Benchmark – Major Psychological Movements
Understanding the theoretical foundations, influential theorists, and demarcation of the three major movements of psychology is essential to having a fundamental knowledge of the discipline. Psychoanalysis; behaviorism; and humanistic, transpersonal, and existential psychology (HTE) are recognized as the three primary movements of psychology. As such, they provide a rich history of human science and form the basis for understanding human experience and the human condition as a whole. In this assignment, you will address this history, synthesize the theories, and consider applications of the theories.
· To foster retention of foundational theories in psychology, this assignment requires the incorporation of information from this course and previous courses regarding psychological theories and their applications. Refer to PSY-802, Psychoanalysis and Psychodynamic Theory and PSY-803, Behaviorism to assist with this assignment.
· Doctoral learners are required to use APA style for their writing assignments.
· This assignment requires that at least Twelve scholarly research sources related to this topic, and at least one in-text citation from each source be included. Scholarly works encountered in prior doctoral courses may be used in this assignment.
· You are required to submit this assignment to LopesWrite.
Write a paper (2,250-2,500 words) that demonstrates your understanding of the primary movements in psychology – psychoanalysis, behaviorism, and humanistic, transpersonal, and existential psychology (HTE). Your paper should provide a historical perspective for each of the movements, showcase your understanding of the key components of each, and suggest a synthesis and application of the theories. Include the following subheadings in your paper:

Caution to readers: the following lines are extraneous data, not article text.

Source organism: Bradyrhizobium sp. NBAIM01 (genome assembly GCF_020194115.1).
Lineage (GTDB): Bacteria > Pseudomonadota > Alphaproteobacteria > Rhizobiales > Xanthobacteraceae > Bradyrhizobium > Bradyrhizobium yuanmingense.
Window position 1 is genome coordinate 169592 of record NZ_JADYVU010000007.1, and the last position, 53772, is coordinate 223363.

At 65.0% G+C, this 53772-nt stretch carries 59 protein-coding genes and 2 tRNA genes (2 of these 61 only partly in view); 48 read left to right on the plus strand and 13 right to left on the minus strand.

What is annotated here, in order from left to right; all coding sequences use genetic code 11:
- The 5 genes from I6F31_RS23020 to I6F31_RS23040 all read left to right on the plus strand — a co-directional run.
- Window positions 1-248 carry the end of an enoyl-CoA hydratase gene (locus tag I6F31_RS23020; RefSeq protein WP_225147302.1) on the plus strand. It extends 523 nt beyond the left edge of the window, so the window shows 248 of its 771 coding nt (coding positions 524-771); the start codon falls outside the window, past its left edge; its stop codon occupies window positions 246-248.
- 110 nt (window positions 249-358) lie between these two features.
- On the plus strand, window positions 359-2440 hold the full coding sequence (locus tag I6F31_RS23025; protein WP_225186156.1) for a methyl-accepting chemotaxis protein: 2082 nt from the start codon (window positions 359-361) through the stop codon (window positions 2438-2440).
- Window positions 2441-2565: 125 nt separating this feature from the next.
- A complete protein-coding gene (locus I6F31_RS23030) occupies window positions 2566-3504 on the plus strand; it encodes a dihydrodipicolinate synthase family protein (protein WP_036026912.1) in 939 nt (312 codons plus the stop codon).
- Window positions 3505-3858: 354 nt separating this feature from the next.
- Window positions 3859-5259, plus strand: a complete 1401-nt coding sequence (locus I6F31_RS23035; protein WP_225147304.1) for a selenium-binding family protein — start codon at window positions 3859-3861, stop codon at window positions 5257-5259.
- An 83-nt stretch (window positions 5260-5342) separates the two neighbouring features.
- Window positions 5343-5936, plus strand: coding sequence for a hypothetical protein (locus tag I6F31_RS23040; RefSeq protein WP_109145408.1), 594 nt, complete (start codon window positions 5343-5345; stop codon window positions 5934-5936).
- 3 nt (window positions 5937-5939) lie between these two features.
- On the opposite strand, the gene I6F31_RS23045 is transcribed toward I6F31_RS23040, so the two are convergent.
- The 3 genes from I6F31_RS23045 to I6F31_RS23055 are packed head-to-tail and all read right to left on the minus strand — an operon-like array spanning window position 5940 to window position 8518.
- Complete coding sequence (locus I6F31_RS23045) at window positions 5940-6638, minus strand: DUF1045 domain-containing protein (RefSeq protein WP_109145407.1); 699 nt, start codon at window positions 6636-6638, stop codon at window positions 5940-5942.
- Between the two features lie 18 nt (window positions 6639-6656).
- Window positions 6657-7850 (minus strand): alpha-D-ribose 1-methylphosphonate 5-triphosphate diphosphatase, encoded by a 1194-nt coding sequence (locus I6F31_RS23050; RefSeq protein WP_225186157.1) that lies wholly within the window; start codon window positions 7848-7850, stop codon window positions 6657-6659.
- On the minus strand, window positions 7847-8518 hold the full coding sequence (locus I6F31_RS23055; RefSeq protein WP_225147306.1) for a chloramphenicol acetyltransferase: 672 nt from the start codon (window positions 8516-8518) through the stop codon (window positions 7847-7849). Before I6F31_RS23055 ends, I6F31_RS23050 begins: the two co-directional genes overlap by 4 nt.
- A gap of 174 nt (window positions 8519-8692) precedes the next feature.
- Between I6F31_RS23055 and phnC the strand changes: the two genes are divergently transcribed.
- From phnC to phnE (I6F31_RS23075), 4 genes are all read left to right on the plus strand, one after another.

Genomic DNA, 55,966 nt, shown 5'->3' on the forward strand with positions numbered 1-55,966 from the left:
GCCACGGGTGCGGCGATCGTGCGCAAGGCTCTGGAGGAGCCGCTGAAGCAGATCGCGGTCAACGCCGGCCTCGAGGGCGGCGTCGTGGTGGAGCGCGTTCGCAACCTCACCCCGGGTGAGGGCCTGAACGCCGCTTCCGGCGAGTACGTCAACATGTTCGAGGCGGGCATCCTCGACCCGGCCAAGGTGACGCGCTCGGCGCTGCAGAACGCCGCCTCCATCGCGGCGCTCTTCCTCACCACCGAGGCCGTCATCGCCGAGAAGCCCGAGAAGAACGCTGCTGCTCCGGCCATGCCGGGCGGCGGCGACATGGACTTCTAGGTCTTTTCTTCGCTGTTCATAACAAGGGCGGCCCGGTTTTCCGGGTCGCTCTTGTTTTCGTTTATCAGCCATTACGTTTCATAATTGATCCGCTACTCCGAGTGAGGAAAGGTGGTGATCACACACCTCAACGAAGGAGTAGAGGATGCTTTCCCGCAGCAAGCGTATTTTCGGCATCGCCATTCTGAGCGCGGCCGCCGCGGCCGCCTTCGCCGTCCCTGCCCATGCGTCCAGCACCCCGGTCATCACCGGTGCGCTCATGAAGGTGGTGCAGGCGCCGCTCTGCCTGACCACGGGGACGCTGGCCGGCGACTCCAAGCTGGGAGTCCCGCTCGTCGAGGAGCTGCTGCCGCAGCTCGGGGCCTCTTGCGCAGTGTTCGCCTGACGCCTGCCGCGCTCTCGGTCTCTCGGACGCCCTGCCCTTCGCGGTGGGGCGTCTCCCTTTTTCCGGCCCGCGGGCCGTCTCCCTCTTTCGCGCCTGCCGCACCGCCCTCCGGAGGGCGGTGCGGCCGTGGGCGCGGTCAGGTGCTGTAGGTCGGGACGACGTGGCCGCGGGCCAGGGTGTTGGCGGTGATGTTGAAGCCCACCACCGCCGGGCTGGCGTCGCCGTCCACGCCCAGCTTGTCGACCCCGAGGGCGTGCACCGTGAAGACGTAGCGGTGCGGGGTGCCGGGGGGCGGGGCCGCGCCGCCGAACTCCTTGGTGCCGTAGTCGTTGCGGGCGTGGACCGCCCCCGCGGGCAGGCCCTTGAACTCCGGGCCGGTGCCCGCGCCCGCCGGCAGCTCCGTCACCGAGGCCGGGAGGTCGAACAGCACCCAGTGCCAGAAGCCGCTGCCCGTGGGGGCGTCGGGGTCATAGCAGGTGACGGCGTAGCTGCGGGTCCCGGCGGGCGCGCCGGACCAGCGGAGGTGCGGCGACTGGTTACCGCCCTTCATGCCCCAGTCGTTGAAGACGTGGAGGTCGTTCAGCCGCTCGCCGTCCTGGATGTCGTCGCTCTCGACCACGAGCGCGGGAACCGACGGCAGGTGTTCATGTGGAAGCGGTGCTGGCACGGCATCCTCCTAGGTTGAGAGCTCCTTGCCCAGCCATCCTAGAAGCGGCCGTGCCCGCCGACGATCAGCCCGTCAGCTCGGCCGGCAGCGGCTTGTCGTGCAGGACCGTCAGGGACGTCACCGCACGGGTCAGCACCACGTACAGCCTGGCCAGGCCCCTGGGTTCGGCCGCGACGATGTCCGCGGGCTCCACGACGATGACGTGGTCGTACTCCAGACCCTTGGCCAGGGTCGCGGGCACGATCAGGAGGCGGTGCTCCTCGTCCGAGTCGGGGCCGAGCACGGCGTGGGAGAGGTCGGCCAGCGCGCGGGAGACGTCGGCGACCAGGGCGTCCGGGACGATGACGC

1. An overall historical context of all three movements. (Benchmarks C.1.1: Discuss the history and development of the theories of Psychoanalysis, Behaviorism, and Humanistic/Transpersonal/Existential (HTE) Psychology)
2. A rationale for why each movement is/was considered essential to understanding human behavior and experiences.
3. An analysis of psychoanalysis/psychodynamic theory. What were the primary tenets and perspectives of the theories? Who were the key theorists? How did their work lead them to new ideas including Neo-Freudianism?
4. An analysis of behaviorism. What were the theoretical underpinnings of the movement? What were the primary tenets and concepts of the movement? Why were these tenets and concepts important? Who were the key theorists?
5. An analysis of humanistic, transpersonal, and existential psychology (HTE). From what cultural and historical contexts did the movement emerge? What were the primary tenets and concepts of the movement? Why were these tenets and concepts important? How do these tenets and concepts differ across the movement? Who were the key theorists?
6. A synthesis of these movements. How did these movements enhance the understanding of human behavior, growth, and potential? (Benchmarks C.1.2: Synthesize the theories of Psychoanalysis, Behaviorism, and HTE Psychology)
7. An evaluation of the applications of the theories that were the basis for each of these movements. To what extent has the application of these theories enhanced treatments in mental health and the helping professions? (Benchmarks C.1.3: Evaluate the common applications of Psychoanalysis, Behaviorism, and HTE Psychology)
8. Synthesis of the theories of Psychoanalysis, Behaviorism, and HTE Psychology
9. A statement of next steps. What comes next in the development of psychological approaches to understanding human behavior and experience
Read Chapters 38 and 44.
Whiting, L. (2001). Analysis of phenomenological data: Personal reflections on Giogi’s method. Nurse Researcher, 9(2), 60-74.
Luskin, F. (2004). Transformative practices for integrating mind-body-spirit. Journal of Alternative and Complementary Medicine, 10(Supplement), S15–s23.
Fossarelli, P. (2002). Fearfully wonderfully made: The interconnectedness of body-mind-spirit. Journal of Religion and Health, 41(3), 207–229.
Samuel, G. (2010). Healing, efficacy and the spirits. Journal of Ritual Studies, 24(2), 7–20.